At the union meeting I said very little because they would not have listened to what I had to say. For them, I was a second class citizen. At first they would not let me speak. Then they would not listen when I spoke: "Shut up, bloody dago!" they would say (Italian worker, 1970, in Wilton and Bosworth, 1984:97).
Immigrant women have consistently complained about trade union neglect of them and their issues. In the 1970s and 80s, a key demand from immigrant women activists was for recognition within union organisations. One of the most important early pieces of research on migrant women's working lives (But I wouldn't want my wife to work here...) highlighted the women's alienation from 'their' union, and the union's failure to tackle the appalling working conditions confronting them in Australian factories (CURA, 1976). In 1982, the National Migrant and Refugee Women's Speakout on Employment and Health Problems in Australia denounced 'the archaic situation of the unions in Australia, particularly in relation to the lack of participation of women'. The feeling of neglect by unions is still widespread amongst immigrant women, including those interviewed for the current ACIRRT multicultural health and safety project (see below).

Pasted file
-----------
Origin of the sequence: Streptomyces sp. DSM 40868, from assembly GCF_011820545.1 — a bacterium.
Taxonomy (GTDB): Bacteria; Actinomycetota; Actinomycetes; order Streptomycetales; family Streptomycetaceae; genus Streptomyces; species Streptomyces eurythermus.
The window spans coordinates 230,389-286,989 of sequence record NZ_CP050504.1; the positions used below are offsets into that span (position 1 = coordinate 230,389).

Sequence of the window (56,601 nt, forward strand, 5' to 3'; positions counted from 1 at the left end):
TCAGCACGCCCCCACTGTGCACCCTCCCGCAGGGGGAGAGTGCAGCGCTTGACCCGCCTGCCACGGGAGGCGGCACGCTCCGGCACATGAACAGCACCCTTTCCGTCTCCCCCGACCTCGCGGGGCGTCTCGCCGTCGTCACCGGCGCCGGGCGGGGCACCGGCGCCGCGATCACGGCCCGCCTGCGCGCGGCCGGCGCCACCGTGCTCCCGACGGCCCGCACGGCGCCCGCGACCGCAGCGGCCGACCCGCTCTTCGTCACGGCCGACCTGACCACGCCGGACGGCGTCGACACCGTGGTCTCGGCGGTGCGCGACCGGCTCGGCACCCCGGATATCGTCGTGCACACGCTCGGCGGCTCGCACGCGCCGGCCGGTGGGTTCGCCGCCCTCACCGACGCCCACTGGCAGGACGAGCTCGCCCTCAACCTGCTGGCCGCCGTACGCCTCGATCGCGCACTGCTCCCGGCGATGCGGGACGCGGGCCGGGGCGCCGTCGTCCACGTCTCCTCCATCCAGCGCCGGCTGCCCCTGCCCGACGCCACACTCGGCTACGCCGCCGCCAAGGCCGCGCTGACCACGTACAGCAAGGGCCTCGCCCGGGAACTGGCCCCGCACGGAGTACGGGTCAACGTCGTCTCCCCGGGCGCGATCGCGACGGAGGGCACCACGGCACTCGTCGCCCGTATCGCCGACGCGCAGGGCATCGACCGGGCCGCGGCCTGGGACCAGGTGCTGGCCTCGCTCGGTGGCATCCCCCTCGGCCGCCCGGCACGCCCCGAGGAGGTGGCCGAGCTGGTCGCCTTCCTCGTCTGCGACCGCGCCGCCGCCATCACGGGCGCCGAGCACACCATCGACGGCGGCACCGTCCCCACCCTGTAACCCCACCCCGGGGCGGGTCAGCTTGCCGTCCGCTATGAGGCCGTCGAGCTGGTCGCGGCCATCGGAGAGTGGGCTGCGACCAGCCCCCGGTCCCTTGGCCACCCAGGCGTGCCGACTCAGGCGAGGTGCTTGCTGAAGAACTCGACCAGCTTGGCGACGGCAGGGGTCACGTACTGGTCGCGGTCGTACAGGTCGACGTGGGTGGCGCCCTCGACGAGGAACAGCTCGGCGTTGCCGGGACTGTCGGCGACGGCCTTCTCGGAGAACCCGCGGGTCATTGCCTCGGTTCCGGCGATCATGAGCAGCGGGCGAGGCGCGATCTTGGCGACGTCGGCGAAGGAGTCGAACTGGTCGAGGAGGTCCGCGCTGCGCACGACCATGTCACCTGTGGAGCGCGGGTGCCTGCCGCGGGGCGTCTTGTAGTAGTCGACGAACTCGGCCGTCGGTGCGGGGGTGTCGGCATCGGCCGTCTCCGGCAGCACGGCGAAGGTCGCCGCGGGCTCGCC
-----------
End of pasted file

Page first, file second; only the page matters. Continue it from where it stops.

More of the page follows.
However, a survey of unionists in 1990 suggests that it is a passionate minority that holds such views. Overall, the survey found little difference in the NESB and ESB attitudes to their unions or to unions in general, although NESB workers were more likely than ESB workers to say they wanted more involvement in their union. Around 29 per cent of NESB women and 27 per cent of NESB men felt that their union did not treat all members equally at that time (Bertone and Griffin, 1992:81).